No matter what your vocation in life there will be times where knowing how to train someone is critical to your job and potentially the vision of the organization you work for. Unfortunately for most of us, we search for the person that can do it and sometimes forget to work through the whole process of training. We may find someone who can accomplish the task at the end, but if we don't train they might miss important skills and more importantly an understanding of why and how behind the task that needs to be finished.
Four Steps to Training:
1. I Do, You Watch
What is it you want them to learn? Let them watch you do it. Do you want somebody to learn how to be a teacher? If so, the first step is them spending time watching you teach. Imagine somebody trying to be a great artist without ever spending time learning about the great artists of past.
2. We Do
At this point your protégé has spent some time watching you, so now it's time to do it together. Work on the skill together, talk about what you're doing, and then actually work through the entire process as a team. Don't skip ahead to other steps; don't just give them the task and expect them to figure it out, work with them.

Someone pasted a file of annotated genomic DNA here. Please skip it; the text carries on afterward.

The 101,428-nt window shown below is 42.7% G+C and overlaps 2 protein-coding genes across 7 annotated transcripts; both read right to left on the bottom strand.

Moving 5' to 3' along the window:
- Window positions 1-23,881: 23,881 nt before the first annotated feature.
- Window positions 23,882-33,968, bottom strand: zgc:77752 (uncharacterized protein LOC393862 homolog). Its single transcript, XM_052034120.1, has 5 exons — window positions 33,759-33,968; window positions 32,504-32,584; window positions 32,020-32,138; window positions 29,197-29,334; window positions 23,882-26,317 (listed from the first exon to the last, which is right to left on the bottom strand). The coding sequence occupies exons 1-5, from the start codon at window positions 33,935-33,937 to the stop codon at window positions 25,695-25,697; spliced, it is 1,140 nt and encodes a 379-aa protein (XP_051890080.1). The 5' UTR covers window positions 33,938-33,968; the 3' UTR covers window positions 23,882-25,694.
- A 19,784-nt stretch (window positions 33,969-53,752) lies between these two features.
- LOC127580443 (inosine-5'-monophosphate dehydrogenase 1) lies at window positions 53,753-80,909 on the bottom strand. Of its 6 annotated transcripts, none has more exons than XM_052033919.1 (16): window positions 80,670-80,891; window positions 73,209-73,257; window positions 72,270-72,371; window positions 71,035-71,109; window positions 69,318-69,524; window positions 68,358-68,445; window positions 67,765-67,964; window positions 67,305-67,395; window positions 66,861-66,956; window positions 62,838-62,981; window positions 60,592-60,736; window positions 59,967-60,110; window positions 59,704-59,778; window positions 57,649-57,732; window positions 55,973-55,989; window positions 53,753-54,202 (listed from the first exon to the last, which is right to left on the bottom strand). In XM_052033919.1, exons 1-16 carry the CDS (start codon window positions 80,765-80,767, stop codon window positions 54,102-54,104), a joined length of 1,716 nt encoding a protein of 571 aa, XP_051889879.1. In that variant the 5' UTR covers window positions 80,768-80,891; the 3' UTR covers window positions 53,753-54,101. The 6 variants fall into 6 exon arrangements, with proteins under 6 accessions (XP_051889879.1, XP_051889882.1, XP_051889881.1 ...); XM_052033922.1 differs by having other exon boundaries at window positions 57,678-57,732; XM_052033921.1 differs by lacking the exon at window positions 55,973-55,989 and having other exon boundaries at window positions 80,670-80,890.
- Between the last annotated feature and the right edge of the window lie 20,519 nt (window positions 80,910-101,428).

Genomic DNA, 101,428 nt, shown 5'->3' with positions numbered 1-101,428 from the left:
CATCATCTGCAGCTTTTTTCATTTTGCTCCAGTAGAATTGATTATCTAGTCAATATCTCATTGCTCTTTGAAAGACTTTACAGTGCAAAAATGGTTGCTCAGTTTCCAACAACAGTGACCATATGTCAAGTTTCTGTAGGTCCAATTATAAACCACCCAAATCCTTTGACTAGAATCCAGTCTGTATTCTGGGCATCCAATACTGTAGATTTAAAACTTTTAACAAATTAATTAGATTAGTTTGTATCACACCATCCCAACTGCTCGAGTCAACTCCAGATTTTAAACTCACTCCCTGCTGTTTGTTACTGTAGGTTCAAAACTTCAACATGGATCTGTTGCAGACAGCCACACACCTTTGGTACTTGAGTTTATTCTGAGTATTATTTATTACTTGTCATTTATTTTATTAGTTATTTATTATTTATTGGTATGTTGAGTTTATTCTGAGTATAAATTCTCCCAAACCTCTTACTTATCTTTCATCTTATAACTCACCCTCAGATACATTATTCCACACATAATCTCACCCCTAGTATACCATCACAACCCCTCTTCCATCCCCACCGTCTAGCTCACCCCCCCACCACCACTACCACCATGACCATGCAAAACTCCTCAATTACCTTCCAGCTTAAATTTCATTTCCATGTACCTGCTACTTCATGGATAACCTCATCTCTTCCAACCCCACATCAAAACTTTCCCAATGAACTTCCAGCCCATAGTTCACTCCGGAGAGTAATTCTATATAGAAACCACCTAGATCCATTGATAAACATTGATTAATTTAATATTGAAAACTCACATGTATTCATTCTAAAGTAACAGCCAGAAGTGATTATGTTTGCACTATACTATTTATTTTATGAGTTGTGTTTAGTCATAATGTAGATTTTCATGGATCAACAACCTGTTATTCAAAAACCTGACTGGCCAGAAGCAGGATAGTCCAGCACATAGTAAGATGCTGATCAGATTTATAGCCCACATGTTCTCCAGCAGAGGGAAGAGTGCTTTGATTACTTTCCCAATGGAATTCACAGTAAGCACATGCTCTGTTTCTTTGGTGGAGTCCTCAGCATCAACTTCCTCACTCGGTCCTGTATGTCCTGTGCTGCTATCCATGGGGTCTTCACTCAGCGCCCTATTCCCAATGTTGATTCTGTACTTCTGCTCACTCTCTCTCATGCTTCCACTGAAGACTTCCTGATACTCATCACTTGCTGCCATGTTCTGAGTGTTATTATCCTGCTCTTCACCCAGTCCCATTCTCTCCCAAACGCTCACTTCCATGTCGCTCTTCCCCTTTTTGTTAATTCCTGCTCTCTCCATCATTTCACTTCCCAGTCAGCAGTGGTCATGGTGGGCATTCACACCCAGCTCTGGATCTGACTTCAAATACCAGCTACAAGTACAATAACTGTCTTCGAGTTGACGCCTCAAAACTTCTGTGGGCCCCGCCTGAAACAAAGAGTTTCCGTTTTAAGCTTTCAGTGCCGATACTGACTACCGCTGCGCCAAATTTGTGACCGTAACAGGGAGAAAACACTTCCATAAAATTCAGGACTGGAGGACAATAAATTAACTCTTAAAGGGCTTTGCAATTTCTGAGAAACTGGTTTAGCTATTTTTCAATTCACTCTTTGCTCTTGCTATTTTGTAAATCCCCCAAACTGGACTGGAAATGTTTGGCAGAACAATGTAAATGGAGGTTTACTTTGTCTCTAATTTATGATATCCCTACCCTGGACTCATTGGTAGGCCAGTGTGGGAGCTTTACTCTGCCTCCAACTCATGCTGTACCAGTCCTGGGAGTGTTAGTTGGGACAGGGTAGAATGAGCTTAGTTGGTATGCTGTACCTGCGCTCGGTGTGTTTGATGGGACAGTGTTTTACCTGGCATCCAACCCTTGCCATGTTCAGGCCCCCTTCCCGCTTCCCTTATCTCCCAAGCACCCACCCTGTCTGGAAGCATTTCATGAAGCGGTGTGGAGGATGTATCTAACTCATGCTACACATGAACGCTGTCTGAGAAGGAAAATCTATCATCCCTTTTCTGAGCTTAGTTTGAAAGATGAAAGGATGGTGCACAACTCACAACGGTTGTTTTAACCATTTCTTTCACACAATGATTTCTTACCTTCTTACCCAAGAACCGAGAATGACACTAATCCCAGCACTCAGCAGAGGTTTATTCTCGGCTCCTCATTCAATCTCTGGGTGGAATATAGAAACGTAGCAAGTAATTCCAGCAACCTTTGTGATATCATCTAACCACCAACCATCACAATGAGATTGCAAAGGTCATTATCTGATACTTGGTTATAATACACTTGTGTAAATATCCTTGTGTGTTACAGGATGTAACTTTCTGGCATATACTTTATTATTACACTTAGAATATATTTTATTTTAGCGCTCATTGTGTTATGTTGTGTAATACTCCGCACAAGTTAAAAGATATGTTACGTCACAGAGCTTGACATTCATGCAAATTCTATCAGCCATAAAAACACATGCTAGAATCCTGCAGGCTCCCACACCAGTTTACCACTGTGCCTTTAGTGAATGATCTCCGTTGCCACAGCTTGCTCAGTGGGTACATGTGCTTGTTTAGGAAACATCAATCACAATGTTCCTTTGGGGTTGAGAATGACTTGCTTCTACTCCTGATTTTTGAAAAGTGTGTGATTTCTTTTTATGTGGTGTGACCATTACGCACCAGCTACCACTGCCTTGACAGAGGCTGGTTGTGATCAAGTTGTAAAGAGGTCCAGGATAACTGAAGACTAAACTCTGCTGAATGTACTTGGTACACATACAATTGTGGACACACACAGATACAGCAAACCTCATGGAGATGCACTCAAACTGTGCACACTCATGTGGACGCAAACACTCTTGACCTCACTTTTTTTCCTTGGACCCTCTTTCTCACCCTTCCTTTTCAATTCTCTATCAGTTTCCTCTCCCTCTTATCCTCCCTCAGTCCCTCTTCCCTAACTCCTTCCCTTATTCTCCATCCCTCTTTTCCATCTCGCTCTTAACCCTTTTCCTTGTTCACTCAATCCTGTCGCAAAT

3. You Do, I Watch
I feel like this is when it really starts to get fun. We start to let go a little bit and make some room for them to really lead and use their skills. And when they start using their skills, we also begin to see how they are uniquely gifted and what they are passionate about. At this point, we still aren't completely letting go, we are present watching, critiquing, and following up to help them continue to grow i their craft.
4. You Do, I Do Something Else
At this point, they know what to do. They've seen you do it, they've done it with you, and have been done it several times while you've watched. Now you need to be willing to completely let go and hand it over to them while you go find something else to do. This may be difficult for you, but it's an important step in the learning process. And the confidence that comes from knowing, "I can do this on my own," makes a huge difference as they use their new skill.
Photo Credit: Wyane
Note: This process is not an original idea, I learned it in a class my freshmen year of college and I've also heard the same process describe by our Executive Pastor. I don't know the origins of this process, but it's incredible.